Fond Farewells in Phnom Penh and my the locals are friendly!

The night started here…


and finished like this, but at a different bar…

What larks eh, what larks…

I can’t believe we’ve come to the final night of our trip!  It’s been grand, a really nice crowd to share adventures with, and we’ve mostly been pretty chilled and drama free.  Up until today the only real medical emergency was our guide nearly slicing off his finger whilst cutting open a jack fruit en route to somewhere or other.  He did his amazing laugh thing and held it all in place with a band aid.

There was a solitary drama today, when one of our number realised she had left her passport at the fume filled hotel in Sihanoukville. Could have been a disaster, because her flight left at 7.00 a.m. the next day.  However, Cambodian’s are a resourceful bunch, there is always a way.   Her passport was put on the next coach, and our guide undertook to pick it up from Phnom Penh bus station at midnight. She did offer to go, but conceded that would be ridiculous, as she wouldn’t be able to communicate if things didn’t go according to plan. The cost of this despatch $30.  Bargain.  I thought she might be looking at a courier type expense and missed flight too. All’s well that ends well.  Well I’m assuming the midnight rendezvous went off OK, will find out at breakfast if she’s there and has therefore missed her flight.

So we rendezvous in the lobby and take a tuk tuk ride to a Friends restaurant in Phnom Penh (there are two) this one was romdeng.  Squishy seats and a bone shaped cushion in the tuk tuk provided the last photo op of this trip.  Yay.  It was $1 a person, that seems to be the universal fee.  We went in two tuk tuks, our guide had suggested three.  I feel we should have done that to spread the money around a bit, but never mind.  It really wasn’t that far, but it is always joyful to travel in a tuk tuk.  In the absence of a bamboo train, which is really my preferred way to travel anywhere I’ve decided, it was a reasonable alternative.

This friend’s restaurant (there a few of them scattered around Cambodia, they train up disadvantaged youths and provide fabulous food and service in a worthy cause) was tapas and a bit more rustic than the other two we have been to.  It offered up a really fabulous meal.  I had sun-dried tomato humous served up on what looked like tortilla chips but weren’t and shared veggie chickpea terrine which was delicious.  Also had two cocktails which went down rather well.  Deceptively alcoholic, one was predominantly raspberry flavoured and another lychee.  FAbulous though.  As it was our last meal I just had exactly what I wanted, and it still all came to just $19 plus  $1 tip, but it was quite a banquet.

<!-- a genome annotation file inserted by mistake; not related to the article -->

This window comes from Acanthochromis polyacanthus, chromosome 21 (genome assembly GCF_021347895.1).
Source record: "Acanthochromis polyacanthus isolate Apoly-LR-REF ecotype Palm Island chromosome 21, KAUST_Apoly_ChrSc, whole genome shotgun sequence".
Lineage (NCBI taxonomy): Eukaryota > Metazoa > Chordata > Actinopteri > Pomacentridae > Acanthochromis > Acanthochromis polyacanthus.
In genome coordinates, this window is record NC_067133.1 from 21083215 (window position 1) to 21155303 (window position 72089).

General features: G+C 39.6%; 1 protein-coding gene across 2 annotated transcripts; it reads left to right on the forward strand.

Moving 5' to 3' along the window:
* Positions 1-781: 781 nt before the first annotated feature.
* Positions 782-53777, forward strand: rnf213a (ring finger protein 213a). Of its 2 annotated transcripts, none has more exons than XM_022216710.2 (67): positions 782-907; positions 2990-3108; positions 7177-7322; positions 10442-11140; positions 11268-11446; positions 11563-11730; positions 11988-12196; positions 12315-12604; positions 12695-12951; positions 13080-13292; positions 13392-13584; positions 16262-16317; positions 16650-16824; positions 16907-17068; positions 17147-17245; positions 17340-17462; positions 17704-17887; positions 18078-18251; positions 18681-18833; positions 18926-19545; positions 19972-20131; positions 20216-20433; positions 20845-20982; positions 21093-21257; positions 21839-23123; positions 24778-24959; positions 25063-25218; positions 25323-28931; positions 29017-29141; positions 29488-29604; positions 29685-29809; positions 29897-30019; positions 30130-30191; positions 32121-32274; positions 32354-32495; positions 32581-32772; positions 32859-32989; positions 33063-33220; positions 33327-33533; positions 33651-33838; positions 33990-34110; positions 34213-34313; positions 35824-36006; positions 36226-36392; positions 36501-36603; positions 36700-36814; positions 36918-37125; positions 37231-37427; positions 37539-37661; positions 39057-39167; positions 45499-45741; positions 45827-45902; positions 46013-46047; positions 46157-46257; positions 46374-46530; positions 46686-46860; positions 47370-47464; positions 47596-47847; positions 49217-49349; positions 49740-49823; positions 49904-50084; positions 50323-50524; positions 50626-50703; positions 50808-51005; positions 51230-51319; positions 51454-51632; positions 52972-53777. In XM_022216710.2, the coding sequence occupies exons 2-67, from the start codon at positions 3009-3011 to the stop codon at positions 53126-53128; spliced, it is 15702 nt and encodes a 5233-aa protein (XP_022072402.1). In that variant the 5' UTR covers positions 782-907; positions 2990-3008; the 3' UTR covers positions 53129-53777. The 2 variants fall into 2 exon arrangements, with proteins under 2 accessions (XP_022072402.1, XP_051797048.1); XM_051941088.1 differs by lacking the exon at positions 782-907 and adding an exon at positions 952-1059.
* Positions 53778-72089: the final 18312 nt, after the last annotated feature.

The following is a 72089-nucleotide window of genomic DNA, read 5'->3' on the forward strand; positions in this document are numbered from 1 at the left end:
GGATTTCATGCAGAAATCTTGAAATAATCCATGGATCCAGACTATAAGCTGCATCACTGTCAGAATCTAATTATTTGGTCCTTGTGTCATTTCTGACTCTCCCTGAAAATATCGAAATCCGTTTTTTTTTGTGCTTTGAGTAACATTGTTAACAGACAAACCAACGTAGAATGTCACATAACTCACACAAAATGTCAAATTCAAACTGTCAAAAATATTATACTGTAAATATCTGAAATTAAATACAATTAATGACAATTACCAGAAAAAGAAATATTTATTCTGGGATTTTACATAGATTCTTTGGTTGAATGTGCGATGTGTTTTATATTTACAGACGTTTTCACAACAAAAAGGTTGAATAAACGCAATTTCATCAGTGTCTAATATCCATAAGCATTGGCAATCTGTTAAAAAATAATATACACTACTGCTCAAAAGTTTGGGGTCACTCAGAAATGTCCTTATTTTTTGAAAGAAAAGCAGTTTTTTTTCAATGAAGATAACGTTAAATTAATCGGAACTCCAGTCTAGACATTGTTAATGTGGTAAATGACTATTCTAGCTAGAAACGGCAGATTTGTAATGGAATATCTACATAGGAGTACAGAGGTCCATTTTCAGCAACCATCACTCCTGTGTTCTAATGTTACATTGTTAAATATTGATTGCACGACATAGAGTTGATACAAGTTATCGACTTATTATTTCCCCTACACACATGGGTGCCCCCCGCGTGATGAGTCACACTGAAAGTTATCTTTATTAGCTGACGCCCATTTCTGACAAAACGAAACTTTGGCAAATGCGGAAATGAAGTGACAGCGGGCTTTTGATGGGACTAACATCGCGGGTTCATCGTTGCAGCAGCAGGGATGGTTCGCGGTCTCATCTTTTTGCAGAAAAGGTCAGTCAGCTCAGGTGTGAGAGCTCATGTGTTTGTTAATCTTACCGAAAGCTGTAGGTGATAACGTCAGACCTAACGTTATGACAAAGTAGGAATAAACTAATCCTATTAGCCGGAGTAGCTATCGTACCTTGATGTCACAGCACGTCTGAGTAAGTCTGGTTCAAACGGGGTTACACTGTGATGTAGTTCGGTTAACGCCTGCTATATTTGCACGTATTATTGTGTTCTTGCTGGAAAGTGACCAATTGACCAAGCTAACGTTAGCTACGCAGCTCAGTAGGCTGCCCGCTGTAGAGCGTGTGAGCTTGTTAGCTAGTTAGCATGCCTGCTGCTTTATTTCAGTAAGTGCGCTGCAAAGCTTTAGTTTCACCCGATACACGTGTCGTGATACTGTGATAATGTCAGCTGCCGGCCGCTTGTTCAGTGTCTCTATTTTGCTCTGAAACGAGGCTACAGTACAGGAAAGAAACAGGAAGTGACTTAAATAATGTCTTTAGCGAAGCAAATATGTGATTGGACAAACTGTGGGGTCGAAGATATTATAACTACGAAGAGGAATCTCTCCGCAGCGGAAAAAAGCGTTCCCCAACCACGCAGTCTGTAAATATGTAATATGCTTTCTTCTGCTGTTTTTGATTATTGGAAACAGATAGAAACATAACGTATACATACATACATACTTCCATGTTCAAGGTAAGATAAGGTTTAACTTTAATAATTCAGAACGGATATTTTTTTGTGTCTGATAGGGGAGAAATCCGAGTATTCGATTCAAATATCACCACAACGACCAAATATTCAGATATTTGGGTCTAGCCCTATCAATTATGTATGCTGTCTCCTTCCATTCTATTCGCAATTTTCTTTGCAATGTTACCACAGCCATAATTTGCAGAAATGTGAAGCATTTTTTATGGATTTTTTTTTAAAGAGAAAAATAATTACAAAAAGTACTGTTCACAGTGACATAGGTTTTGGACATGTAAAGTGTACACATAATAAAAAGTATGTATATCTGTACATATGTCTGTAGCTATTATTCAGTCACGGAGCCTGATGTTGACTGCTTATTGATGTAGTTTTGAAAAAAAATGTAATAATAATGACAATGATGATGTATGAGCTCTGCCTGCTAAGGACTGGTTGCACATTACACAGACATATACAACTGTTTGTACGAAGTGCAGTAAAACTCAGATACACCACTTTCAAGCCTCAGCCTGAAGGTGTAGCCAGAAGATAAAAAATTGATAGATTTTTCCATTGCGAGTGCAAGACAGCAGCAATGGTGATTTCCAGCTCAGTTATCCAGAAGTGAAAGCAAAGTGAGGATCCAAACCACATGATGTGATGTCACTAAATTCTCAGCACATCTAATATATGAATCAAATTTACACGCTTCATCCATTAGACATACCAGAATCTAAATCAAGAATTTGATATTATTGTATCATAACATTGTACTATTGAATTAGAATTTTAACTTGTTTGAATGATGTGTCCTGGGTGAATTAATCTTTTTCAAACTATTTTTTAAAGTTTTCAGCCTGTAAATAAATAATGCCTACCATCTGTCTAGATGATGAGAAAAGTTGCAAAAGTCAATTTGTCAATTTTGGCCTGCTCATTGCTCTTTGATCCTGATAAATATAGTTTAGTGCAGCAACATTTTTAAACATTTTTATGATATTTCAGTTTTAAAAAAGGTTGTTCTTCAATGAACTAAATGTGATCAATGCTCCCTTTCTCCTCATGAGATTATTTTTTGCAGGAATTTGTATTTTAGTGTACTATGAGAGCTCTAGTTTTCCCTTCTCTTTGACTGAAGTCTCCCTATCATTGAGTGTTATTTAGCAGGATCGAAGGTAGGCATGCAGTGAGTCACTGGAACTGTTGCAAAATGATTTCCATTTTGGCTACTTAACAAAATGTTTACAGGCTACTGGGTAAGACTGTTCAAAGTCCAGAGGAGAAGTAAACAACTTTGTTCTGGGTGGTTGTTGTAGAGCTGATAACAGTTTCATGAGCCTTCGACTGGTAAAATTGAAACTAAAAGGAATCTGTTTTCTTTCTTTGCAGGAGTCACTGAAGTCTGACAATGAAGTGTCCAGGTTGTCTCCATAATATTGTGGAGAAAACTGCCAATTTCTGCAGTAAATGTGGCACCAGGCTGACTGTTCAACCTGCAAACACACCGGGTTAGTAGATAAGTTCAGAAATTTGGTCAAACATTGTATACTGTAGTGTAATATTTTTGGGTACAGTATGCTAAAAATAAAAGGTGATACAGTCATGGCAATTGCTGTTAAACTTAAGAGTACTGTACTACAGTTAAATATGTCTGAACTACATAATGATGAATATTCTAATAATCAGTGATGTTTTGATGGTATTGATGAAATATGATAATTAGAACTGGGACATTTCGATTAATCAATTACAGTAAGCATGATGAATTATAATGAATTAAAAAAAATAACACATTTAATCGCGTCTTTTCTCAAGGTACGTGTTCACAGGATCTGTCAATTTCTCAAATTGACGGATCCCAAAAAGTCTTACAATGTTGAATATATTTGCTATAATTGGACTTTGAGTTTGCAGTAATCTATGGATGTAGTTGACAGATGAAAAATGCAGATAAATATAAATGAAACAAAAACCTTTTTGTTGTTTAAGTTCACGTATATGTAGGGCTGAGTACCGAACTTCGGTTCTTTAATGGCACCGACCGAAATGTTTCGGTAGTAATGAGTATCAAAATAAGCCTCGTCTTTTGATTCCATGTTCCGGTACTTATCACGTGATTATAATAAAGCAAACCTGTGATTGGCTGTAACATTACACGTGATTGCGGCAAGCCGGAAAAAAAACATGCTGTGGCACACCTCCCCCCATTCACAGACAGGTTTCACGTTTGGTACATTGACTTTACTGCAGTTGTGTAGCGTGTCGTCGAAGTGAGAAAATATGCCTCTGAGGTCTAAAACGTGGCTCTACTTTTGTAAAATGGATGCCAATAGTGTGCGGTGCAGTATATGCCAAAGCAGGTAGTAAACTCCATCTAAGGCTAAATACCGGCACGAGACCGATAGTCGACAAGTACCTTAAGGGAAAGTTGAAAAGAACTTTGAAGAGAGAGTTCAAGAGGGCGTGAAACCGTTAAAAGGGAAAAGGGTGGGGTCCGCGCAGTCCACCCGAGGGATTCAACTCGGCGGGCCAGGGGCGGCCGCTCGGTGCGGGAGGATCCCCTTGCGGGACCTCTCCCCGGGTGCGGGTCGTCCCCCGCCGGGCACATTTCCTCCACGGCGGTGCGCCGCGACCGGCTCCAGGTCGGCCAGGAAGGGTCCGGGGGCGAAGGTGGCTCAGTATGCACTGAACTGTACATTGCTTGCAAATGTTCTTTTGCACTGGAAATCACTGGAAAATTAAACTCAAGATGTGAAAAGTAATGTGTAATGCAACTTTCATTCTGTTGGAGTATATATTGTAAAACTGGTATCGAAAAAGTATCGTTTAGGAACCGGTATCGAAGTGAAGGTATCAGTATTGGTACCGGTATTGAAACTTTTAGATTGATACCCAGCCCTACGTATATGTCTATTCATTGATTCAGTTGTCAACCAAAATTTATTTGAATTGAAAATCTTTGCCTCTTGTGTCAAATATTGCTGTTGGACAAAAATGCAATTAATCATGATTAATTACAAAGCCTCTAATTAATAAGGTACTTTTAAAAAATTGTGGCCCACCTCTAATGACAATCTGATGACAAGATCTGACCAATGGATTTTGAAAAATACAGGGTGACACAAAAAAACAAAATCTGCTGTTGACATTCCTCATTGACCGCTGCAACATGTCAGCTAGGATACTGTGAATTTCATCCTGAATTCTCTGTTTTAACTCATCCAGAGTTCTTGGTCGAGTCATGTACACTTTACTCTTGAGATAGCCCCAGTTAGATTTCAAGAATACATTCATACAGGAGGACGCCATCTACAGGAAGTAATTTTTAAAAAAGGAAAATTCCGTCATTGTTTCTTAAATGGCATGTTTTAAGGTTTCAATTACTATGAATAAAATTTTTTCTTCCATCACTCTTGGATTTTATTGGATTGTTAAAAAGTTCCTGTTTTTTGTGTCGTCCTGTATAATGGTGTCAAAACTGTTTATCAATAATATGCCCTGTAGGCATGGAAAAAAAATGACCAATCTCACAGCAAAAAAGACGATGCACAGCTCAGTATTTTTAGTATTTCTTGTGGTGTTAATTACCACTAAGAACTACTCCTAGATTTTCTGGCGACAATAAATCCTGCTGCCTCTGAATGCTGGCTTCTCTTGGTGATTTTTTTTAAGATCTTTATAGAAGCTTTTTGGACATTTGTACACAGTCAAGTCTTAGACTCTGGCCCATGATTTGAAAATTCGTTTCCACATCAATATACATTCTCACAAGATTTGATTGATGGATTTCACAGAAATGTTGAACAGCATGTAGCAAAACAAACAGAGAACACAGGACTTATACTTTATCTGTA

Early on, once we all had drinks, one of our group did the group presentation of the tip and vote of thanks thing.  Phew.  Good to get that out of the way, as it has the potential to be excruciating, but it was all fine.  She did a good job, our guide did a gracious acceptance, and mood was cheery.

Because of where I was I mainly talked to one of our group who turns out to be something of a demon runner and rower, and also was nearly a commercial pilot – her first career aspiration though she eventually became a physiotherapist.  What an interesting life and what an interesting change in potential career trajectory.  Also, what a handy person to have it ever on a light aircraft trip somewhere, I’m sure she’d be able to take over the controls if the pilot were to collapse at any point.  I know I’d be rubbish at this, as I once had a go in a flight simulator at a university open day and crashed almost immediately as I couldn’t even work out how to keep parallel to earth.  Oh well. She says she wouldn’t be able to manage a commercial jet, but that’s ok as they are so security conscious we’d never get into the cockpit anyway and therefore all be doomed with or without her prior flying experience. Anyway, it was fine dining and interesting conversation. Also some merriment at the (consensual) expense of the American guy who somehow managed to stab himself in the chin with a really, really sharp cocktail stick.  It bled profusely.  We jokingly asked our guide for the medical kit, but he said he hadn’t expected to need it at the restaurant, and laughed his infectious laugh all over again.  I was mean about off-piste sharing because of nervousness about cross contamination.   So many of our group have been ill, I really didn’t want other people’s used cutlery in my food.  Does that make me a bit of OCD or just not ill?  I did explain, happy for people to try anything but not without prior removal to their own plate.  Perhaps that makes me odd and anal.  Oh well, it was the last night, my fellow travelers will not have to suffer my eccentricities again after the trip!